Shop Life Columnists

Boggs: Raise Expectations

Order Reprints

Are you old enough to remember when tennis star Andre Agassi broke onto the tennis scene and ran his iconic Canon commercials with the tagline “image is everything?”

Agassi stood out in a sport in which every player wore all white clothes by wearing jean shorts and bold colored shirts with crazy patterns. He also had long hair, wore an earring, and shared his emotions on the court. Today, most of us would not remember Agassi for his image if it hadn’t been for his eight major wins, but the combination made him one of the most recognizable athletes in the world, while playing a game on the fringe of the sports world.

What is the image of your collision center? It’s easy to meet customers’ expectations because their image of our industry isn’t very high. They expect a dusty, poorly lit facility when they show up. Are you meeting their expectations with that description? How about your attire? Most customers expect to be greeted by someone who looks like they just rolled out from under the car off their creeper.

If you are meeting customer’s expectations in either of these area’s you are setting yourself up for failure. The reason is that our industry also has a reputation of doing substandard repairs. So, when you give the customer what they expect up front, with your image (or brand), then it’s easy for them to expect you will continue to meet their expectations with the final product, which may cause them to choose a competitor for their repairs.

Take a look at your facility from the customer’s viewpoint. How clean is your office? Is it organized, or is there clutter? Do you eat meals and snacks in your office and leave the evidence around, like your office also operates as the break room? Does the customer have a place to sit that looks inviting?    

If any of those questions were answered in the negative, the good news is it doesn’t require much effort or cost to change that. If you’re not the cleaning type, hire a professional cleaning service to come in and do a thorough cleaning. You might be surprised at how your office smells after that. Take some time to go through the paperwork piles on your desk and remove what isn’t necessary to be there, or stop by an office supply store and get some organizers to sort the papers in an orderly fashion.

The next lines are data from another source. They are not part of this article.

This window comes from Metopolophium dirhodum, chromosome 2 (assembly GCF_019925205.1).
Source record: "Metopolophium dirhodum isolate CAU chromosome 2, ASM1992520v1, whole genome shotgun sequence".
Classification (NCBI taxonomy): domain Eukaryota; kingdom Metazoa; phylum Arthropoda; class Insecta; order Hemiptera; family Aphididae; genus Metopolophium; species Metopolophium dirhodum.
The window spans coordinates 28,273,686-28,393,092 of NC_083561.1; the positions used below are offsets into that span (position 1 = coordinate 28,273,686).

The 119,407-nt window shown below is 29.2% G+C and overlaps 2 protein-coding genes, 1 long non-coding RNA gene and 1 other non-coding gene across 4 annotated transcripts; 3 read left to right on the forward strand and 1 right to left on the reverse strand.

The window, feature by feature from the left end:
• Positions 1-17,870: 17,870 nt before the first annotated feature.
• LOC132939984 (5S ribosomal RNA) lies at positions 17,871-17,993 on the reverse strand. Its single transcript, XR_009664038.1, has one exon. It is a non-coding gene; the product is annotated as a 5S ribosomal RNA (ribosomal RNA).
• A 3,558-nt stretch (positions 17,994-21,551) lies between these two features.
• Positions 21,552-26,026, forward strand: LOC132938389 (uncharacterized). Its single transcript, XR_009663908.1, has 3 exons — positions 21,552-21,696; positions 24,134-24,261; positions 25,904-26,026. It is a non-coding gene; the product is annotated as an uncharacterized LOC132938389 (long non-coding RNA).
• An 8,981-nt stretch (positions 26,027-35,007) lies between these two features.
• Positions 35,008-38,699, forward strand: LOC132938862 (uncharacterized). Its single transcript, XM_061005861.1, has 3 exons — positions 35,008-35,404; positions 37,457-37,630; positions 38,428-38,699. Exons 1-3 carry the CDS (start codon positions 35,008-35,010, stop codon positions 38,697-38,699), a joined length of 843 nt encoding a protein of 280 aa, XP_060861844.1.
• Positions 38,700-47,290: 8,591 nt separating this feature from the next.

What are you wearing to work each day? If someone saw you in the coffee shop on the way to work and you asked them, what do I look dressed for today, what would they answer? For the first 20 years of my career in the industry I wore dress pants to work every day. I’ll never forget the reactions of customers when they found out I was the one who was going to write the estimate. I could feel the confidence level rise in the customers as they felt they were dealing with a professional. Of course, I’m not saying that dressing well will get you more customers. 

Remember what I said about Agassi, we wouldn’t remember him if his play on the court didn’t hold up. But I can tell you from experience that setting yourself apart in how you present yourself to customers will get a positive reaction almost every time.

How about the image of your building? Does it resemble a warehouse or a doctor’s office? Most customers expect to see a concrete building with no landscaping. The majority of body shops don’t look inviting. My dad was taught by a business owner early in his career to always have a little grass and landscaping at your building. It goes a long way in how a customer initially perceives you. His first 3,500-square-foot building always had a patch of grass out front and some flowers. And the current shop has enough lawn to throw a BBQ and there’s several flower beds on the property. The place to park for estimates has pavers instead of asphalt. Many customers comment that they feel they’ve arrived at a doctor’s office or hotel when they pull up. Now how do you think the initial trust level is when they have that first impression? I’m convinced we have obtained first time customers due to the appearance of our building alone.

Now I’m just out of space here, but the last and maybe most important aspect of putting forth a strong professional image is to attract new techs to our industry. The old image of a collision center will not attract most young adults looking to get into a trade. But if your place is modern, well lit, and looks professional, you will give yourself a leg up in recruiting young techs.  

Andre Agassi was a great tennis player, ranking ninth on the all-time majors win list. But there are players who won more and are remembered less. If you want to be top-of-mind to customers and technicians looking for a place to work, it might be time to rebrand your image.

Related Articles

Boggs: Is Safety First?

You must login or register in order to post a comment.